How To Deal With Bugs…Organically, Of Course!

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Today’s post is by my friend John Hamilton Farr, who blogs at FarrFeed and shows the real New Mexico at FotoFeed

How To Deal With Bugs…

Organically, Of Course! Otherwise, you wouldn’t be reading, right?

The year was 1970. I was off to help some friends in central New Hampshire build a couple of log cabins on a mountaintop they’d bought. What’s more, they planned to accomplish this without power tools or motorized equipment, using draft horses to haul the logs. Back-to-the-landers, oh yeah.

But In the context of the war in Vietnam, the bombing of Cambodia, the Kent State murders, and the cultural transformation then sweeping Western societies, this was more than “living green” — the system had it in for us in no uncertain terms, which meant that living a simple, natural life in the deep New England woods was both a logical survival strategy and a revolutionary statement. The whole adventure is worthy of a book (I’m writing one, in fact), even though it ultimately foundered in a physical sense. The spiritual wisdom gained through the chaos of the time still lives, however, tucked away though it may have been over the sterile intervening decades, and it may be time to pull it out again.

The episode that comes to mind is one involving bugs, believe it or not. Mosquitos, to be exact. The wet New Hampshire forest bred them in the billions like a holy mission, and they attacked me mercilessly at first. I tried everything in the drugstore arsenal of the day, but nothing worked, and it was impossible to get anything done while swatting constantly. Belatedly, I noticed that my host appeared unbothered and unbitten. Why, he wasn’t even wearing a hat!

Upon questioning, he told me something disarmingly simple that hardly anyone I’ve mentioned this to for almost 40 years has seconded: the mosquitos, he said, recognized emotions such as fear or hostile intent and acted accordingly. All I had to do, he assured me, was think peaceful thoughts and leave them alone! That’s it. That’s all there is to it, or was: I did as he instructed, despite the high-pitched buzzing all around my face, making sure not to pre-emptively slap the few mosquitos that actually landed on my skin. The change may not have been instantaneous, but before too long, I found myself at peace again, with no new bites. (Whoa!)

Now, on the surface, this is just a funny story. It may be something you believe, or don’t, and I have to admit that I haven’t practiced as I preach for much too long. The fact remains, though, that once I changed my inner orientation to the creatures, everything shifted… It’s kind of like another thing that often happens when I want to kill a pesky buzzing fly: pick up the swatter, and he disappears! I’ll bet you’ve noticed something similar once or twice, smirked at the ironic absurdity of it all, and gone your way without processing the broader implications. We all do, probably because the truth demands too much responsibility of us: “What, you mean I have to watch my thoughts?”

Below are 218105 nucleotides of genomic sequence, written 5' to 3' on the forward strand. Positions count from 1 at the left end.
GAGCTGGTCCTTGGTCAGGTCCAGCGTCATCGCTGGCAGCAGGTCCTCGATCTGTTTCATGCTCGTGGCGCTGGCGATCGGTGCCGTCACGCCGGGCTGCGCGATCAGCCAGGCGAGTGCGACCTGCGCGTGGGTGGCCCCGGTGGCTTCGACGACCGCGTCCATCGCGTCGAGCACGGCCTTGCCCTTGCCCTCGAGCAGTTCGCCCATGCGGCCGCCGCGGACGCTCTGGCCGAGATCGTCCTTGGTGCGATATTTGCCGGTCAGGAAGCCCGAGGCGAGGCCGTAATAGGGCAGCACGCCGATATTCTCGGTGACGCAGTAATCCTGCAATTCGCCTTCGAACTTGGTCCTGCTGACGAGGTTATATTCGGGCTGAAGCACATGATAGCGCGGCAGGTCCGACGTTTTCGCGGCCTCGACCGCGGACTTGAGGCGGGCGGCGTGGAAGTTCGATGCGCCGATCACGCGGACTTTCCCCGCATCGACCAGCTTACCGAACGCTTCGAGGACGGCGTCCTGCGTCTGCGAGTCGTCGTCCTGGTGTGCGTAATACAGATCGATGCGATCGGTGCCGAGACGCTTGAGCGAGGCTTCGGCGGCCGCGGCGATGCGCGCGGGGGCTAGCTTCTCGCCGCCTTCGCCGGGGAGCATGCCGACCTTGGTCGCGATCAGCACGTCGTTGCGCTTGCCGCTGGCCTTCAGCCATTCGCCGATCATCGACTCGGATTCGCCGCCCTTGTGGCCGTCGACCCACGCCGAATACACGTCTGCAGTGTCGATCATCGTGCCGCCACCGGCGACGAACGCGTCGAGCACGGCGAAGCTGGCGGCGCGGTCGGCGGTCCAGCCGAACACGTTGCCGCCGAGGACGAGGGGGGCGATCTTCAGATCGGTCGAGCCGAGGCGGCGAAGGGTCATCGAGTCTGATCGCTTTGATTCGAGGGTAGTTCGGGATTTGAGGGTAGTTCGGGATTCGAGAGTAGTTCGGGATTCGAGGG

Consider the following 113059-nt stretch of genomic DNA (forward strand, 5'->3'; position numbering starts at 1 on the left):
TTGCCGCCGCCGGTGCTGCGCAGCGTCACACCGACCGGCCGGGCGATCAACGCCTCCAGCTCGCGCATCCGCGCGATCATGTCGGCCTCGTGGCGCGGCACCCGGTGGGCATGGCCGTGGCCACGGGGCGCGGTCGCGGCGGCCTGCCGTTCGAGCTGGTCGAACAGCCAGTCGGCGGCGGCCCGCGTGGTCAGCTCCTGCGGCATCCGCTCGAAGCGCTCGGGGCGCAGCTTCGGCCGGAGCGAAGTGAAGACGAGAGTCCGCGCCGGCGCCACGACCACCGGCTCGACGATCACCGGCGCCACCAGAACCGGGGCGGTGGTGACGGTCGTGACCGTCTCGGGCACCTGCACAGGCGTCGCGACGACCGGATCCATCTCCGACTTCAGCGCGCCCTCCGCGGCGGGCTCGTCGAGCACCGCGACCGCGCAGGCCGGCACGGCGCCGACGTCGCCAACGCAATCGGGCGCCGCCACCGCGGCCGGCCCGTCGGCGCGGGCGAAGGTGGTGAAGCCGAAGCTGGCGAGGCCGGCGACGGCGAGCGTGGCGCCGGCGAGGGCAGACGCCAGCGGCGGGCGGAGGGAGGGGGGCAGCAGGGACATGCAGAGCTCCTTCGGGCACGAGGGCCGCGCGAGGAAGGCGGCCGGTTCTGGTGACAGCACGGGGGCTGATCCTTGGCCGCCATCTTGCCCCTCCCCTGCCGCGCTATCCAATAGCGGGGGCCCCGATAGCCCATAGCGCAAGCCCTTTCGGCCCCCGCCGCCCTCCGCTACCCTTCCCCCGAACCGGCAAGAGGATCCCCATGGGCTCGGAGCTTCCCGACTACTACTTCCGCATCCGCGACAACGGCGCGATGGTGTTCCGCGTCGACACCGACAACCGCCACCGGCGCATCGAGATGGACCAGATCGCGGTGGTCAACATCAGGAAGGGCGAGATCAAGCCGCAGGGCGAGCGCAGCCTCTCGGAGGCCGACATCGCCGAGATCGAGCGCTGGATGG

Well, yes.

Everything is connected in ways we don’t automatically accept because it can’t be measured (yet). But who wants to be the last to catch the clue train? Unfortunately, living a materially simple life in harmony with nature in America is still a revolutionary act. I haven’t managed it myself yet, but maybe we can say intention matters at least a little bit…

(Just ask the unofficial state bird of New Hampshire!)

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  1. I don’t think our mosquitoes get the memo — though they are repelled by beauty berry if you rub the leaves on your skin. Good trick for anyone in the SE U.S. because beauty berry grows throughout the area.

    I could see why calming down might work, though. They’re attracted to heat and CO2. If you’re getting all huffy-puffy, you might raise your temp and C02 production.

    Best anti-itch stuff I’ve found for mosquito bites is fresh lemon balm ground up and applied in a bit of coconut oil. Messy, but works. Thank goodness, too, because my legs were covered in bites recently despite repeated applications of OFF (it’s what someone else brought). My arms, though, were fine. I had remembered to rub beauty berry over them that morning when I was near some. Forgot the legs, though.

  2. This makes sense and probably works, but only to a certain extent. I’m pretty sure babies and toddlers aren’t afraid or anxious about bites, but they still get bitten. For my toddler, I apply calendula oil with a bit of tea tree oil mixed in. Works well for me, too. And it’s not messy!

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